Factors like seasonality, market intelligence and the choice of the best type of contract can produce important savings, allowing WFP to maximize the number of people it can assist. Buying specific foods right after the harvest season, when supply is highest and prices lowest; identifying opportunities for the purchase of large quantities of main commodities at favourable prices; and using contracts that allow WFP to obtain bulk purchase discounts – all result in the ability to obtain good quality products at competitive prices.

    As well as supporting its own operations for the benefit of millions of people around the world, WFP’s experience and expertise in procurement can also be valuable to others, including governments – whose supply chains and social safety net programmes serve many more food insecure people than WFP alone – as well as the private sector and other humanitarian agencies.

  • Procurement Opportunities by WFP

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  • Is the e-Procurement system integrated into UNGM? 

    No, and therefore the Express Interest button is grey. The user is required to carefully read the instructions of the procurement opportunity, which can be found under the Links/Documents tab of the actual procurement opportunity. 

    If there is any doubt, contact the UN officer in charge, his/her contact details are included in the notice under the Contacts tab.

  • Useful WFP procurement information

    The majority of procurement opportunities related to food items are published as closed tenders. This means that suppliers are invited to respond to an expression of interest. Thereafter suppliers may be qualified and included in a roster. When opportunities arise, pre-qualified vendors are invited to participate in bidding processes. 

    The registration process to the WFP roster includes the following:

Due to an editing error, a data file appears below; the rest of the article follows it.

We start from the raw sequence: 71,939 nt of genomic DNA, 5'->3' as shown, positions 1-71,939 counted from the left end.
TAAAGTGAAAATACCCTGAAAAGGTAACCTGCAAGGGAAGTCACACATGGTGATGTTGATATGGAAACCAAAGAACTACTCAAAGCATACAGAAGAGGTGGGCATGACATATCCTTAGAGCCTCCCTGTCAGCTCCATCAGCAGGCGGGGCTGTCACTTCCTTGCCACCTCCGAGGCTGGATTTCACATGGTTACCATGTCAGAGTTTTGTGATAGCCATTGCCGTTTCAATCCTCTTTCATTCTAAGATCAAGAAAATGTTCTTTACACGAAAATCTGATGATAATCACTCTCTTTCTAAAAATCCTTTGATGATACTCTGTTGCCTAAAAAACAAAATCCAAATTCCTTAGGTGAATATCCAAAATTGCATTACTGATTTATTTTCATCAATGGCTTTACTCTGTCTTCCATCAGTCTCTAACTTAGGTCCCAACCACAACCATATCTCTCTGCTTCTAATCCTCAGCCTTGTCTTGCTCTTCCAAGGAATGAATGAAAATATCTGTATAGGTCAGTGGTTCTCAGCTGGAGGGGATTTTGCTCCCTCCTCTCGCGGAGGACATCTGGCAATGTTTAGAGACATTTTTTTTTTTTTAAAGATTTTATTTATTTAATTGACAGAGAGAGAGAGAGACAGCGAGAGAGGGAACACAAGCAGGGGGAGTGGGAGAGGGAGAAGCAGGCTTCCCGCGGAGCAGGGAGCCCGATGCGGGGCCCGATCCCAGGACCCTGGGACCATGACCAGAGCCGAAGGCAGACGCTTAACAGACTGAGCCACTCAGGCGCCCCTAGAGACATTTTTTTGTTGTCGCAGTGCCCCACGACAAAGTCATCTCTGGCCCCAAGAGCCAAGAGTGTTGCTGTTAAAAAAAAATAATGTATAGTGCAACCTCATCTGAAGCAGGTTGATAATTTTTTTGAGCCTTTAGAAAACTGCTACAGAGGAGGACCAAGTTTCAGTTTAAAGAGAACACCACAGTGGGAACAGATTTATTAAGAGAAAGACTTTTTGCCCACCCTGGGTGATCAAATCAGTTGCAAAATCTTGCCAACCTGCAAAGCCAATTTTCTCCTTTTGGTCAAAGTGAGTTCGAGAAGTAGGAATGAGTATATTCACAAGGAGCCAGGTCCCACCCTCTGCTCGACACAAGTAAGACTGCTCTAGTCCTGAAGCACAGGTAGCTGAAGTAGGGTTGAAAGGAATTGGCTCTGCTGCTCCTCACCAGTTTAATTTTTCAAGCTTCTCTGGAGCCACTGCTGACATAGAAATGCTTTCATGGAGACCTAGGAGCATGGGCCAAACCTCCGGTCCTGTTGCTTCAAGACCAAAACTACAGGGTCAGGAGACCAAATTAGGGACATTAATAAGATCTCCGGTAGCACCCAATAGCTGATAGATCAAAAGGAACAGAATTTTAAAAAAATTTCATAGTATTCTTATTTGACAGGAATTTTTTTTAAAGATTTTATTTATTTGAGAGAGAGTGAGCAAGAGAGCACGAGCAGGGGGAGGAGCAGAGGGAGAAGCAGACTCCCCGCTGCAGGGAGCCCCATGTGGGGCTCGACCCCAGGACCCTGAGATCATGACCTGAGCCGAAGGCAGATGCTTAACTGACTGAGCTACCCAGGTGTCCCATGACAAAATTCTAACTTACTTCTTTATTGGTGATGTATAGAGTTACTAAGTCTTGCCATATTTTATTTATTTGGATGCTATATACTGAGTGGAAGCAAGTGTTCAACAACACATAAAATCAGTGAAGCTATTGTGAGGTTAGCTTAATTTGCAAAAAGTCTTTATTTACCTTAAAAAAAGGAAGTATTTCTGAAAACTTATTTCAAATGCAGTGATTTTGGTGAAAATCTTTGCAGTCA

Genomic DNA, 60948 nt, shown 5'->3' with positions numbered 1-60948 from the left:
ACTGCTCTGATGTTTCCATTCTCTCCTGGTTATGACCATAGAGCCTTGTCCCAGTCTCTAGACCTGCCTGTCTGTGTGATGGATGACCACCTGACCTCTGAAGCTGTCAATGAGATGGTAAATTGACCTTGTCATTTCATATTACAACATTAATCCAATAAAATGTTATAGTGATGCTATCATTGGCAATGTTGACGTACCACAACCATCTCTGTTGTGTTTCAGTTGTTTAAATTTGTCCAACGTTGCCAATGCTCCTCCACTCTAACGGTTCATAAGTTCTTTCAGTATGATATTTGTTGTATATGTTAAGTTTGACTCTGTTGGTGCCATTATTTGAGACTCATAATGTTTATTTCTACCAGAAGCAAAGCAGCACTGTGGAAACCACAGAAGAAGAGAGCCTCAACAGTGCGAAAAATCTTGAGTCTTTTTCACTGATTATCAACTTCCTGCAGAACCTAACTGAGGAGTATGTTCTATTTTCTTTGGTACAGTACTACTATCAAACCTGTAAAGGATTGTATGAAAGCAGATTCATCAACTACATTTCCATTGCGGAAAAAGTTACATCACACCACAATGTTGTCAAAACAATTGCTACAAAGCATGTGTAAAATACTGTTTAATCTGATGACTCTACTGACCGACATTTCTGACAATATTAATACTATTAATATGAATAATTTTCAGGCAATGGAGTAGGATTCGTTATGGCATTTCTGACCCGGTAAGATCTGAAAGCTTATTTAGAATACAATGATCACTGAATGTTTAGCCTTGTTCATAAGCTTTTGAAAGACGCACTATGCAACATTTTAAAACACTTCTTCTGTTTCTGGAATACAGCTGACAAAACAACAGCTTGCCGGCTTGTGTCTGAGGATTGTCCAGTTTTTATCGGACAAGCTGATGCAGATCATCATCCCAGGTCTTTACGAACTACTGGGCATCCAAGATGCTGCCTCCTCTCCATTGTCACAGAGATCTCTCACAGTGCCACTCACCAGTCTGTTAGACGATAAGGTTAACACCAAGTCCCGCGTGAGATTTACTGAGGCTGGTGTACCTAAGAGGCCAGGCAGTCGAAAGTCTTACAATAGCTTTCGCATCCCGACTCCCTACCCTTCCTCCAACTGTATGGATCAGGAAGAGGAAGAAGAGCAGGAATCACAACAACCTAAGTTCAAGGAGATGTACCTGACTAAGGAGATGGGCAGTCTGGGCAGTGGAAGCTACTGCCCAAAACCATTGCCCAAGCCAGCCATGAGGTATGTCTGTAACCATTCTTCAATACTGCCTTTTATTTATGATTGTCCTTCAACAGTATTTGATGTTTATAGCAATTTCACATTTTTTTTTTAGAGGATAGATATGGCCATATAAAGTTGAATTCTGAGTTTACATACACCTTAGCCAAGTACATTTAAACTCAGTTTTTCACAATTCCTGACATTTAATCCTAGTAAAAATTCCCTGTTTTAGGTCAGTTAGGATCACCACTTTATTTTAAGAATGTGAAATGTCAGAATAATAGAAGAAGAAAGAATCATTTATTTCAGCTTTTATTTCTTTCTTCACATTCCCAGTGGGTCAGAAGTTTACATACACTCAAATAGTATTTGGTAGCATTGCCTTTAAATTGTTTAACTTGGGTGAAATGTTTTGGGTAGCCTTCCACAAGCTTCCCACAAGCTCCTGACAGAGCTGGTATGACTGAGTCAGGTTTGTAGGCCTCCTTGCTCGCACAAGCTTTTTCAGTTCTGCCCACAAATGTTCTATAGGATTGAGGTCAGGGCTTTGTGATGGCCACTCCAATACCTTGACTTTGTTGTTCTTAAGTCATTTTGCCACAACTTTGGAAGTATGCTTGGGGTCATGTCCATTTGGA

1. Submission of registration request through UNGM up to Level 2 registration, specifying that the application is for the WFP vendor roster, which must be done by selecting relevant UNSPSC food codes. 

    2. WFP requests companies to prepare an 'Initial Paper Assessment' form and provide certain technical documents (listed on the last page of the IPA). All these documents are additional to those provided on the UNGM portal and can be sent by email to WFP. To obtain the latest version of the IPA, kindly contact WFP at newsuppliers@wfp.org.  

    3. The registration submitted through the UNGM portal, and the IPA will be reviewed by WFP. WFP will determine whether the potential supplier meets the criteria for inclusion on the WFP Roster. Once the review is completed, applicants will be informed of the outcome of their registration.

  • What was the procurement volume of WFP in 2022?
    • Procurement value: 6.02B USD
    • Number of countries the organization procured from: 159
    • Percentage of total UN procurement: 20.36%
    • Ranking by procurement value: 2nd
    • Top category: Food and Beverage Products
    • Top region: Asia

    To learn more about the procurement volume of each UN organization, visit the Annual Statistical Report and use the interactive dashboard.



  • Contract Awards by WFP

  • WFP Procurement Information
  • WFP Website
  • Contact Information
    Via Cesare Giulio Viola 68, 00148 Rome, Italy